As you might of heard in our Vision Sunday sermon last month, part of our Be One, Make One, Reach One ministry vision for 2021/22 is aligning our hearts with God’s through weekly journaling, prayer and Scripture memory. As spiritual disciplines go, these practices are ways that you can draw closer to God. They’re tools to use as you continue growing in your relationship with Jesus — but that doesn’t mean we always know where to start with them!
That’s why this fall we’re giving out journals to use as we go through the Upper Room Discourse in the Gospel of John. These journals are designed with space to read Scripture, make notes, write questions or prayer requests, and even memorize Scripture. As you start to use your journal, here are a few tips.
How to Journal
The great news about journaling is there’s no one way to do it. That’s right! It’s all up to you, friend.
Some people write in their journal every day, others write a couple times a week or month. Some people write paragraphs of their own wonderings, others write questions or prayer requests. Some people draw pictures and others collect verses that are important in a certain season. The beauty of journaling is that it’s absolutely up to you how you go about it. James 4:8 tell us that if we draw close to God, He’ll draw close to us — journaling, however you choose to do it, is one way to draw close.
Even if journaling is not something that comes natural to you, there are a couple reasons why it may be a worthy addition to your regular routine.
First, journaling helps you slow down and think through what you’re reading in Scripture and what you’re dealing with in your own life and relationship with Jesus. Maybe you have a lot of questions right now about your life or faith — journaling will help you stretch them out and look at them from a new angle. Maybe you have stories you want to record — journaling gives you the space to put them down. Maybe you want one place to keep all your notes from Sunday sermons — you can do that too! Whatever you have to say, there’s something about the act of writing (or typing) the words out that creates space for God to lean in and meet with us (Psalm 116:1-2).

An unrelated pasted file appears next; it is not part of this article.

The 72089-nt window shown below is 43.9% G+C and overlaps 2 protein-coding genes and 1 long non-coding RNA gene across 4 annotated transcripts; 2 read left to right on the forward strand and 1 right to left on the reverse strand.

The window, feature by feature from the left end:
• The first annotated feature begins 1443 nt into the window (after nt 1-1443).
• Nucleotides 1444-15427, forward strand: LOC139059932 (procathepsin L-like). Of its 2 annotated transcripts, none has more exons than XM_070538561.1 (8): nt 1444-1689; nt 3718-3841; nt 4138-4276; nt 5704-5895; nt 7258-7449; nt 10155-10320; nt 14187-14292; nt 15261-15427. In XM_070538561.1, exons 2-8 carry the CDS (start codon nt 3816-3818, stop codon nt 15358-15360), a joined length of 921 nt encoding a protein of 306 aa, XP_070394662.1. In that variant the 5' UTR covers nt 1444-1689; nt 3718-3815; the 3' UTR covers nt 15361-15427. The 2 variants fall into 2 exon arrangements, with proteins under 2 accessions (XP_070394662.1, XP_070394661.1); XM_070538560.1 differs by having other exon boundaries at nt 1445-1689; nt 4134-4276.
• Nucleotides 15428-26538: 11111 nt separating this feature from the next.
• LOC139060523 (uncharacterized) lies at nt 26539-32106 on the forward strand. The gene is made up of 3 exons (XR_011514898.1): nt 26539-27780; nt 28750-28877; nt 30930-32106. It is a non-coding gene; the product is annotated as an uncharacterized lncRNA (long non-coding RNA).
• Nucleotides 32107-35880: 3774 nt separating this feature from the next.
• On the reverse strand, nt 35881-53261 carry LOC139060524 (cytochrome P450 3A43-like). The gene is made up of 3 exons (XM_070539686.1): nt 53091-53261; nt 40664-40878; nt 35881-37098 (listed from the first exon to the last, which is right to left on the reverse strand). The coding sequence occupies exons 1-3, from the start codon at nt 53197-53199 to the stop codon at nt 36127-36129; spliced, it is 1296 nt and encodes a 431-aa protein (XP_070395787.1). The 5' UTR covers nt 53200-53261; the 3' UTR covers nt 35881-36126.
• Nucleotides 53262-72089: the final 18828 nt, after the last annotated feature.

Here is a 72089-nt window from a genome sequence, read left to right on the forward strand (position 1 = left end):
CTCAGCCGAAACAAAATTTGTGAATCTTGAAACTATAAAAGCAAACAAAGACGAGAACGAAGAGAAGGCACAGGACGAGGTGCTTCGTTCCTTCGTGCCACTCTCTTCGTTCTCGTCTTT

Second, journaling can be helpful as a way of recording and remembering God’s faithfulness in your life. The journaling you do this fall will remind you six months, a year, a decade down the road of God’s presence and goodness in your life. We need to write these things down so we remember the tangible, daily ways God has shown up in our lives. It’s an encouragement to your future self as well as your community. Our stories and how God shows up — that’s the good stuff and that’s what keeps us going on a lot of days. So, write yours down!
One Method for Journaling
If you’re still looking for some guidance as you start journaling, the S.O.A.P. method might be worth trying. It will help you explore a passage, consider what you’ve read and take time to apply it to yourself. Here are the steps, broken down for you.
S – Scripture. Read the passage — slowly and thoughtfully.
O – Observe. Write down what you see. Keep it simple. Look for key words or phrases.
A – Application. Make a note of any ways you might apply what you’ve read to your life.
P – Prayer. Ask God to help you live out what you have learned.
A Few More Recommendations as You Get Started …
1. Begin prayerfully.
Start each day’s reading with a brief prayer, asking the Holy Spirit to give insight into the passage and assistance in applying it to your life.
- Read expectantly.
The Bible is the revelation of God to man. It is one of the primary means He uses to speak to His children. Expect to hear from Him. It could come in the form of encouragement or conviction, as a helpful reminder or a new insight.
- Look carefully.
Don’t be in a rush. Take your time as you read. Look for key themes, main characters, repeated phrases or obvious insights. Take special note of any verses that jump out at you.
- Think logically.
Approach each passage with a plan. Consider the following three questions to guide you as you read each day’s passage:
-What does it reveal about the character of God?
-What does it reveal about the nature of man?
-How could you apply it to your own life today?
- Close gratefully
Close your time in the Word with a prayer of thanks. Express your gratitude to God for His Word, the help of His Spirit and the promise of His ongoing transformation in your life.